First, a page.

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Hawai‘i Pauses Johnson & Johnson Vaccinations Out of Abundance of Caution

AP Photo/Mary Altaffer

The Hawaii Department of Health said Tuesday it is pausing usage of the Johnson & Johnson COVID-19 vaccine out of an abundance of caution while federal regulators review six reports of rare, potentially dangerous blood clots.

The announcement comes after the U.S. recommended a "pause" to allow the U.S. Centers for Disease Control and Prevention and the Food and Drug Administration to investigate unusual clots that occurred 6 to 13 days after vaccination.

“We are pausing out of an abundance of caution. Vaccine safety is of the utmost importance,” said state Health Director Dr. Elizabeth Char. “The risk of developing a blood clot is very low. About 6.8 million Johnson & Johnson vaccines have been administered in the United States. Six people have developed blood clots.”

The blood clots, called cerebral venous sinus thrombosis, occurred in women ages 18 to 48, the department said. There are no reports of anyone in Hawai‘i developing blood clots after receiving a Johnson & Johnson vaccine.

“I still have confidence in the vaccine. These adverse events appear to be extremely rare, but this transparent and deliberate pause ensures the medical community is aware of the potential adverse events.” Char said.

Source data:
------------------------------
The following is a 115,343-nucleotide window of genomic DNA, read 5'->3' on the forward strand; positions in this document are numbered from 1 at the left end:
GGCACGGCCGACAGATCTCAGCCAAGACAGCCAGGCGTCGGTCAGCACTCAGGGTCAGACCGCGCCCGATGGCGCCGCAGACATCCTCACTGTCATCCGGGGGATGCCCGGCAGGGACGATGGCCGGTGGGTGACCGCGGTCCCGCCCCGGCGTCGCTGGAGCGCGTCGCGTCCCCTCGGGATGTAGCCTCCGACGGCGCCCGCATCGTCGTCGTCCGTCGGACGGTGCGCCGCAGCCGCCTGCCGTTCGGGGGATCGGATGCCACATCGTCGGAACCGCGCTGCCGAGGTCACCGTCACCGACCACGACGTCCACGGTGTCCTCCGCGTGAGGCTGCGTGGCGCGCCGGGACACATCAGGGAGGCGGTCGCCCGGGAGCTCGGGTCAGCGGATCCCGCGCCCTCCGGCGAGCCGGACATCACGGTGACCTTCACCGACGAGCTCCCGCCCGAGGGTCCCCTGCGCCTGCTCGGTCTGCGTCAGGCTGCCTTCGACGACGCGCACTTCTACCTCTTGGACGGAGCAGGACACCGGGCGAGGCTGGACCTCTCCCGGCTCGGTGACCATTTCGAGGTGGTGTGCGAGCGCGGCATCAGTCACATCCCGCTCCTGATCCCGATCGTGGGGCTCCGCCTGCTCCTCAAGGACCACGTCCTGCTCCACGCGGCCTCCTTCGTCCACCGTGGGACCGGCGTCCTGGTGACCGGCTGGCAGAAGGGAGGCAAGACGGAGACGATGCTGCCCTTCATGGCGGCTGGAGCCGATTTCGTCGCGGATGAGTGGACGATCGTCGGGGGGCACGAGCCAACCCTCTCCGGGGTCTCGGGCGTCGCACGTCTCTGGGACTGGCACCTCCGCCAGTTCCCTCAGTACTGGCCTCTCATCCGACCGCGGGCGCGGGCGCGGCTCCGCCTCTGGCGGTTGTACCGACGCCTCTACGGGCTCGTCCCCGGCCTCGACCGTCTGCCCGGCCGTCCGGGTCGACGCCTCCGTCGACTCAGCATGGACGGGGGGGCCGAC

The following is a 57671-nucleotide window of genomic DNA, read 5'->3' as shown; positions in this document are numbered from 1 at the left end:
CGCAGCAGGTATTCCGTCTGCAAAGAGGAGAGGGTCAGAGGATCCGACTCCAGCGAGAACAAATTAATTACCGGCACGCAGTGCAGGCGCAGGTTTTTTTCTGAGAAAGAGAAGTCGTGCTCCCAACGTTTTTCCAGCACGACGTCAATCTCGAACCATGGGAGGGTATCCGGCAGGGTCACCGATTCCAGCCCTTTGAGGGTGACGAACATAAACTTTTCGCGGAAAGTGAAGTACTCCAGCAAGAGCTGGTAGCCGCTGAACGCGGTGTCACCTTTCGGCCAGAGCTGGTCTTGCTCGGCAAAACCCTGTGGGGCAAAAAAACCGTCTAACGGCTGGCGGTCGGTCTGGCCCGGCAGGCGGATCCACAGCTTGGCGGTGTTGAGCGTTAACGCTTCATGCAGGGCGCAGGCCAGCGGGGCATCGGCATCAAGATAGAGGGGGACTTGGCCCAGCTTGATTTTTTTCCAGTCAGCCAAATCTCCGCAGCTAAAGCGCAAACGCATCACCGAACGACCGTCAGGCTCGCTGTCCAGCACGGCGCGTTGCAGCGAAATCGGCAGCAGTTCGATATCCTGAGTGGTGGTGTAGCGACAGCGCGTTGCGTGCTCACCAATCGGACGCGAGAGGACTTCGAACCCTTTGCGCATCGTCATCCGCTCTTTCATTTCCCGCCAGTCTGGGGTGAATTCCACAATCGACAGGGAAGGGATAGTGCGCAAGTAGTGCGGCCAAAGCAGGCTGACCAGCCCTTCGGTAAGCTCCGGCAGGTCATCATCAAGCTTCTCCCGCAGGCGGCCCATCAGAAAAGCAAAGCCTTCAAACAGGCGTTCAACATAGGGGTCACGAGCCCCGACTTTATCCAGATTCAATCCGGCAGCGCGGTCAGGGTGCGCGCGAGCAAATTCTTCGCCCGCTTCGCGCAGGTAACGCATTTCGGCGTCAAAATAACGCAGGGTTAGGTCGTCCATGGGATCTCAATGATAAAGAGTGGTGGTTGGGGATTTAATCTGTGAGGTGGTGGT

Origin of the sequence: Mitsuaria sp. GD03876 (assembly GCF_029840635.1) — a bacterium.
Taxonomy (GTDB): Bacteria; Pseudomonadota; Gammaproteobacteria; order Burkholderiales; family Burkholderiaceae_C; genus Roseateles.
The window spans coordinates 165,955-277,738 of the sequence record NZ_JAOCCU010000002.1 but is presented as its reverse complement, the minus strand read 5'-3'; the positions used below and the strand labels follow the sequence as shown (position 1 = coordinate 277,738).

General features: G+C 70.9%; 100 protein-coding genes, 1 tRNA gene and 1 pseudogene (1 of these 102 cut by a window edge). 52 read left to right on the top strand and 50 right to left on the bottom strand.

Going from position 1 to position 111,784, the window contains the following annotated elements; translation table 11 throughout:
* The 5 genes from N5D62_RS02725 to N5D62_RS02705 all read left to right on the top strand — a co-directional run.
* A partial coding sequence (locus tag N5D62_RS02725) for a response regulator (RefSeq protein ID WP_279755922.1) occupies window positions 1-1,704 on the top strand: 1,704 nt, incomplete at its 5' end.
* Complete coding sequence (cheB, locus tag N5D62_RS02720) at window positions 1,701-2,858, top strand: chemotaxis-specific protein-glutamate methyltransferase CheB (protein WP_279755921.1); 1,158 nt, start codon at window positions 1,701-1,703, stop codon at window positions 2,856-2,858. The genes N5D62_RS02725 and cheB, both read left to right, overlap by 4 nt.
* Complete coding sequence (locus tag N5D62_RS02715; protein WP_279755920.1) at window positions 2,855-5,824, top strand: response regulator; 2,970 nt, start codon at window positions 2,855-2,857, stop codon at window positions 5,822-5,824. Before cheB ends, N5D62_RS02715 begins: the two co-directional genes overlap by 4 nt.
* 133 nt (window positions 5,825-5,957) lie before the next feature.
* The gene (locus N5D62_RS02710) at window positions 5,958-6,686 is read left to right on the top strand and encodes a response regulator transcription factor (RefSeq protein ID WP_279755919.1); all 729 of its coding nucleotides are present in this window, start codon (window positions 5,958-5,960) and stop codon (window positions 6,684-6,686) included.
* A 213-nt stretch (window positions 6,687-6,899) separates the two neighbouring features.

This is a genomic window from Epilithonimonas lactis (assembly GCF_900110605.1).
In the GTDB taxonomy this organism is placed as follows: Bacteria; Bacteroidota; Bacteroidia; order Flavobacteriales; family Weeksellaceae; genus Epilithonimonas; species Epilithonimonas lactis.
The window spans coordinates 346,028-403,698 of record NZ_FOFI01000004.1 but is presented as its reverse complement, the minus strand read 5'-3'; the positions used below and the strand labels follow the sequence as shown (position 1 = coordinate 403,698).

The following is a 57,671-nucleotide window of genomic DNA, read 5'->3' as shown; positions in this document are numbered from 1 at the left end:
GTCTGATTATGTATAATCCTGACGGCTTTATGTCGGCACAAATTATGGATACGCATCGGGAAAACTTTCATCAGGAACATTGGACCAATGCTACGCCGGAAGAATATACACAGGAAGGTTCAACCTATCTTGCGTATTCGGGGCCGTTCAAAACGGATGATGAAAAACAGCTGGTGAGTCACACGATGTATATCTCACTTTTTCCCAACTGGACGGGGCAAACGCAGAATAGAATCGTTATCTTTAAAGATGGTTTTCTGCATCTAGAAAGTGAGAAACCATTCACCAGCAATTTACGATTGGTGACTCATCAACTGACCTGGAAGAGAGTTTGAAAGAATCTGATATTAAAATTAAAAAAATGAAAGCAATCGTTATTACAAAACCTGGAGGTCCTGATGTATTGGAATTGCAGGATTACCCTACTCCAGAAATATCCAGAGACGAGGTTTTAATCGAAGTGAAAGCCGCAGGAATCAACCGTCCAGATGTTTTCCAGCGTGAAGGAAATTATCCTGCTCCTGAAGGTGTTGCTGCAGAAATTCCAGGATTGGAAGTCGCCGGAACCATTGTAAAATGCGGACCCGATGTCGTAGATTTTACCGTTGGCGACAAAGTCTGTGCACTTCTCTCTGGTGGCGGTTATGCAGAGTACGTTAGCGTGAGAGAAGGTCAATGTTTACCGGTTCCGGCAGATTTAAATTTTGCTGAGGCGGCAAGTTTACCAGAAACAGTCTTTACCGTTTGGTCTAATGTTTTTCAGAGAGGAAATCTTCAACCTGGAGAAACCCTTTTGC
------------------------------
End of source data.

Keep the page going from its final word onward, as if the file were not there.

Some Hawaii vaccination providers scheduled to administer Johnson & Johnson vaccinations in the coming days may offer Pfizer or Moderna instead, the department said.

The acting FDA commissioner said she expected the pause to last a matter of days.

J&J said in a statement that it was aware of the reports of blood clots, but that no link to its vaccine had been established. However, the company said late Tuesday it would delay the rollout of its vaccine in Europe and pause new vaccinations in its trials that are still underway until it can update its guidance on how to proceed.

Authorities stressed they have found no sign of clot problems with the most widely used COVID-19 vaccines in the U.S. — from Moderna and Pfizer.

Most people vaccinated in Hawaii have received the Pfizer or Moderna vaccines, which each require two doses. The Johnson & Johnson vaccine only needs one dose.

So far, 32% of Hawaii's population has received at least one vaccine dose.

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Sophia McCullough is a digital news producer. Contact her at
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